However, considering the size and heterogeneity of Indias pension coverage gap, the task ahead will be daunting at best. Nowhere in the world has any country succeeded in achieving the scale of voluntary pension coverage that the PFRDA will need to attempt within a remarkably short window of Indias demographic transition. The challenge before the regulator will be even greater as it targets millions of individuals with modest intermittent incomes, negligible financial literacy and limited banking-access spread across urban and rural locations. The regulatory and business response using NPS will therefore need to be well-planned and coordinated to best meet its core policy objective.

The version of the legislation approved by parliament has two important deviations from the original OASIS proposalsguaranteed returns and pre-retirement withdrawals. Although some tradeoffs in achieving political consensus were expected and are perhaps understandable, these two specific changes appear retrograde at first glance. Both guarantees and early withdrawals have been vehemently opposed by most pension experts over the years and could well constitute a giant step in the wrong directionespecially against the backdrop of our experience with the EPFO.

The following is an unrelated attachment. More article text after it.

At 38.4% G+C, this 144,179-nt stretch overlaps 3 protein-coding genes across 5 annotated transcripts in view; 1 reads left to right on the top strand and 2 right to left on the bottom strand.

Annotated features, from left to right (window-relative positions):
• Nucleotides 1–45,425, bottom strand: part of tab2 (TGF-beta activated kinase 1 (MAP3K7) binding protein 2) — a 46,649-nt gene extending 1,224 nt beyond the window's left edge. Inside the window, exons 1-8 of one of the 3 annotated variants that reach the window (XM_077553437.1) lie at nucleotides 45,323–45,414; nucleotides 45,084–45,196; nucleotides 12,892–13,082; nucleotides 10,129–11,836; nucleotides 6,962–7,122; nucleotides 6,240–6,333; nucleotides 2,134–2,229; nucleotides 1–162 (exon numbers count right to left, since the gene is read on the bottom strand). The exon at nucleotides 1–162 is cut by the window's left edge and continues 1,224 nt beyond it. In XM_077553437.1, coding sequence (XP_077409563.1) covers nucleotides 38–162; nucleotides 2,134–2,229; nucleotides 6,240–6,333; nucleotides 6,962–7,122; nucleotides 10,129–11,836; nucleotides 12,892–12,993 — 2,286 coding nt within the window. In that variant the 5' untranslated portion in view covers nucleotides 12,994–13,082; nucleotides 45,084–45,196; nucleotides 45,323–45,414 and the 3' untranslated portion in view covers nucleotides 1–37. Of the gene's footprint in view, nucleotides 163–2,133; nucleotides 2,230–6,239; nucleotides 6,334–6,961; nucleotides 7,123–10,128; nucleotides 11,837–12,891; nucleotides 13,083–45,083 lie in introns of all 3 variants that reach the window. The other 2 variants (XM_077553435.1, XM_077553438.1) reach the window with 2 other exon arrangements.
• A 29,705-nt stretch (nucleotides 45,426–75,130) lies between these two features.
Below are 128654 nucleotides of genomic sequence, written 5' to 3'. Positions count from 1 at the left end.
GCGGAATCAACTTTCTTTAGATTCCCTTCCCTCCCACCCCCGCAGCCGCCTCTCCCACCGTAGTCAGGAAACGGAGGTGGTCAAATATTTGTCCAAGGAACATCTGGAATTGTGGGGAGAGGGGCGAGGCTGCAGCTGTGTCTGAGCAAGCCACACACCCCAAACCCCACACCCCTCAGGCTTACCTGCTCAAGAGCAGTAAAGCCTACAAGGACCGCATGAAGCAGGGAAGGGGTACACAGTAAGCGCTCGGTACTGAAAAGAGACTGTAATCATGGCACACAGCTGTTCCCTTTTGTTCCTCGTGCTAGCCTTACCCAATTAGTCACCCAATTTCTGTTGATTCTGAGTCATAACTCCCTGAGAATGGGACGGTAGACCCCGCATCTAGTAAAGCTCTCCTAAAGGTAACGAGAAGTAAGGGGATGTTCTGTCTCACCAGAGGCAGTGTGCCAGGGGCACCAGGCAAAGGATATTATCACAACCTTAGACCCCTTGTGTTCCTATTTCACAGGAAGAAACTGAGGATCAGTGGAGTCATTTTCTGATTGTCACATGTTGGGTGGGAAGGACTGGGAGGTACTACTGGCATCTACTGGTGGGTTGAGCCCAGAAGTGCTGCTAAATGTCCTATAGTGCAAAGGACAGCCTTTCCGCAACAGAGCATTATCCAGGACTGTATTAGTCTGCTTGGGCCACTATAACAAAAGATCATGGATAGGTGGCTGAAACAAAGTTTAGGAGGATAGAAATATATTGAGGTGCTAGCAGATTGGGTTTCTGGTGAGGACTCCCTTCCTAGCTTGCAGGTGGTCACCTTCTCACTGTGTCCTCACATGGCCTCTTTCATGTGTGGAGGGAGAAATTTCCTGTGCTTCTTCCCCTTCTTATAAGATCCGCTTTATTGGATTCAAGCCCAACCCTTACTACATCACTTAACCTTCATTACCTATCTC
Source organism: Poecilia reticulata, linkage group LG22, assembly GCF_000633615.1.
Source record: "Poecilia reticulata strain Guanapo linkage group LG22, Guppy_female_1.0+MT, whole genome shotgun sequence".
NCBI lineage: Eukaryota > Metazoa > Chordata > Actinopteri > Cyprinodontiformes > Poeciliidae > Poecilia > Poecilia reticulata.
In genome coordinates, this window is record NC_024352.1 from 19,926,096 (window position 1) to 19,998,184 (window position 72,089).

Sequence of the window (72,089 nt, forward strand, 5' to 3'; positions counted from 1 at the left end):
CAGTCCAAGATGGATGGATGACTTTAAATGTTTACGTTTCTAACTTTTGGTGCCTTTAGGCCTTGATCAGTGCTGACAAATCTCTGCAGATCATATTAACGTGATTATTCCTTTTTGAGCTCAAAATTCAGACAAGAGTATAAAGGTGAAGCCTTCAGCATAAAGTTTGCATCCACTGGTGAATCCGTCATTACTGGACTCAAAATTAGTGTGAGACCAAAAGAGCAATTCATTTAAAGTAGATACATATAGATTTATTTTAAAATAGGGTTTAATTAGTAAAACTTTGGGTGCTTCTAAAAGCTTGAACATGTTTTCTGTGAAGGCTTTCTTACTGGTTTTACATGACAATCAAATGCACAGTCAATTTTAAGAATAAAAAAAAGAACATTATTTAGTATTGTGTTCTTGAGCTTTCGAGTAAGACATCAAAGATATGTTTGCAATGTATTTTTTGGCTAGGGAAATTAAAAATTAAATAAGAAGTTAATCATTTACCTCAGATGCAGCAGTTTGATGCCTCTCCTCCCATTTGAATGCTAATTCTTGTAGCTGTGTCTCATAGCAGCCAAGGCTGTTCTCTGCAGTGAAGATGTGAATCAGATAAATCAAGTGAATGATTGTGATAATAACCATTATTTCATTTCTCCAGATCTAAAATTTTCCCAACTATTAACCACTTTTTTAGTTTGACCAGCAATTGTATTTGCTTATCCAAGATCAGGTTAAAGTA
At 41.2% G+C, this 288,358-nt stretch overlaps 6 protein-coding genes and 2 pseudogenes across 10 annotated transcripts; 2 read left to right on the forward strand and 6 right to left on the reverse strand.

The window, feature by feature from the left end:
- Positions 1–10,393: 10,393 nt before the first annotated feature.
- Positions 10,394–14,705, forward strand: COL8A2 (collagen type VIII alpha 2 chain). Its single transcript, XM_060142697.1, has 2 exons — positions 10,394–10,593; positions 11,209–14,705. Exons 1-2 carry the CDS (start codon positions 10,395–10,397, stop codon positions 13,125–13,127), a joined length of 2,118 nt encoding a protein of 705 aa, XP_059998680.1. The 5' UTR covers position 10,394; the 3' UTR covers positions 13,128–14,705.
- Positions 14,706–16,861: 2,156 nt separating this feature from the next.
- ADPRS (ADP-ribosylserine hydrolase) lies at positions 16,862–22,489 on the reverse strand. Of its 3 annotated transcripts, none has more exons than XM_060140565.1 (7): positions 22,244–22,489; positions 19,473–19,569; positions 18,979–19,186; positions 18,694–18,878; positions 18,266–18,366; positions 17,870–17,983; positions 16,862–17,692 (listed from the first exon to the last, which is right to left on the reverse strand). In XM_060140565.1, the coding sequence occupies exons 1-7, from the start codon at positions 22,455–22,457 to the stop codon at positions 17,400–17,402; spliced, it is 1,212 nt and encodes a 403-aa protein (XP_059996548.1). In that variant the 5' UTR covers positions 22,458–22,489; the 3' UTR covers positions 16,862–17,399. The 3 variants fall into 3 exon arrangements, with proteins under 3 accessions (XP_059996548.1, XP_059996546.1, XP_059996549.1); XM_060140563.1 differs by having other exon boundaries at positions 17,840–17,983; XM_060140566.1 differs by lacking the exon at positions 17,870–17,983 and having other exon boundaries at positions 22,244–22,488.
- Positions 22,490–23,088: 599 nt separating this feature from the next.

Forcing fund managers to provide guarantees will prompt conservative portfolio choices and depress returns. This will most adversely impact the retirement outcomes of lower-income individuals who may well be attracted by the concept of a guarantee. Ironically, it is this very population that would most desperately need high real returns to convert modest savings into a meaningful retirement corpus. Indias poor will be unable to afford such guarantees. They should instead be able to harness the equity premium in order to have a serious shot at escaping old-age poverty.